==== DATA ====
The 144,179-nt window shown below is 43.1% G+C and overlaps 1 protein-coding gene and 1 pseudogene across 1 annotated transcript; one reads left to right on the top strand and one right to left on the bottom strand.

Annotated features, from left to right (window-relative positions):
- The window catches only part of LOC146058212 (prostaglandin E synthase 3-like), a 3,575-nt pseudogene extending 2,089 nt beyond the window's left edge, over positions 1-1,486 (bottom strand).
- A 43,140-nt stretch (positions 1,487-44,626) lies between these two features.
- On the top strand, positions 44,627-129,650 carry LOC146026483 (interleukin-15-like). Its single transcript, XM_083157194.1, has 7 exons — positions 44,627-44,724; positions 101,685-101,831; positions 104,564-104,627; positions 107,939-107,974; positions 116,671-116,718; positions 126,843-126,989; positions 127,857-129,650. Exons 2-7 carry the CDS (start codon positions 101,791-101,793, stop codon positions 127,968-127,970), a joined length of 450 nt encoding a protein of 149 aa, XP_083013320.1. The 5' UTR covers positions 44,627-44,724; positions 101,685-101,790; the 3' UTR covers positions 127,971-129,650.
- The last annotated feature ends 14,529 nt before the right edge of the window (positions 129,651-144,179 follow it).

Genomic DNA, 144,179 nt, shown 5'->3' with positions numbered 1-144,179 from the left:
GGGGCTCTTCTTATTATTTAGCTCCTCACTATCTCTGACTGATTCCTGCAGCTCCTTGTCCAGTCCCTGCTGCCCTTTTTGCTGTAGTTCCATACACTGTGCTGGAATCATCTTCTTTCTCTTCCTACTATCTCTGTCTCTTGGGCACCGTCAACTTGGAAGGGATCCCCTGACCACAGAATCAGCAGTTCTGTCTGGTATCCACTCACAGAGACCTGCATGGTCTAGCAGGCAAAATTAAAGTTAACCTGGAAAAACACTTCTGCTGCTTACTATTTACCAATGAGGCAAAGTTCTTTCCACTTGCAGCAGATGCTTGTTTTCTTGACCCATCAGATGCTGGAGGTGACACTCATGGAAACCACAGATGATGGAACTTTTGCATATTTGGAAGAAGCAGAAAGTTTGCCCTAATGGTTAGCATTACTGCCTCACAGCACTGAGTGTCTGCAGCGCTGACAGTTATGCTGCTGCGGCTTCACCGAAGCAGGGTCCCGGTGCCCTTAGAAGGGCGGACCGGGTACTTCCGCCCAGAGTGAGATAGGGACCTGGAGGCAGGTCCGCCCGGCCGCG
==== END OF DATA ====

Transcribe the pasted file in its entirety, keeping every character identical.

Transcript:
The 144,179-nt window shown below is 43.1% G+C and overlaps 1 protein-coding gene and 1 pseudogene across 1 annotated transcript; one reads left to right on the top strand and one right to left on the bottom strand.

Annotated features, from left to right (window-relative positions):
- The window catches only part of LOC146058212 (prostaglandin E synthase 3-like), a 3,575-nt pseudogene extending 2,089 nt beyond the window's left edge, over positions 1-1,486 (bottom strand).
- A 43,140-nt stretch (positions 1,487-44,626) lies between these two features.
- On the top strand, positions 44,627-129,650 carry LOC146026483 (interleukin-15-like). Its single transcript, XM_083157194.1, has 7 exons — positions 44,627-44,724; positions 101,685-101,831; positions 104,564-104,627; positions 107,939-107,974; positions 116,671-116,718; positions 126,843-126,989; positions 127,857-129,650. Exons 2-7 carry the CDS (start codon positions 101,791-101,793, stop codon positions 127,968-127,970), a joined length of 450 nt encoding a protein of 149 aa, XP_083013320.1. The 5' UTR covers positions 44,627-44,724; positions 101,685-101,790; the 3' UTR covers positions 127,971-129,650.
- The last annotated feature ends 14,529 nt before the right edge of the window (positions 129,651-144,179 follow it).

Genomic DNA, 144,179 nt, shown 5'->3' with positions numbered 1-144,179 from the left:
GGGGCTCTTCTTATTATTTAGCTCCTCACTATCTCTGACTGATTCCTGCAGCTCCTTGTCCAGTCCCTGCTGCCCTTTTTGCTGTAGTTCCATACACTGTGCTGGAATCATCTTCTTTCTCTTCCTACTATCTCTGTCTCTTGGGCACCGTCAACTTGGAAGGGATCCCCTGACCACAGAATCAGCAGTTCTGTCTGGTATCCACTCACAGAGACCTGCATGGTCTAGCAGGCAAAATTAAAGTTAACCTGGAAAAACACTTCTGCTGCTTACTATTTACCAATGAGGCAAAGTTCTTTCCACTTGCAGCAGATGCTTGTTTTCTTGACCCATCAGATGCTGGAGGTGACACTCATGGAAACCACAGATGATGGAACTTTTGCATATTTGGAAGAAGCAGAAAGTTTGCCCTAATGGTTAGCATTACTGCCTCACAGCACTGAGTGTCTGCAGCGCTGACAGTTATGCTGCTGCGGCTTCACCGAAGCAGGGTCCCGGTGCCCTTAGAAGGGCGGACCGGGTACTTCCGCCCAGAGTGAGATAGGGACCTGGAGGCAGGTCCGCCCGGCCGCG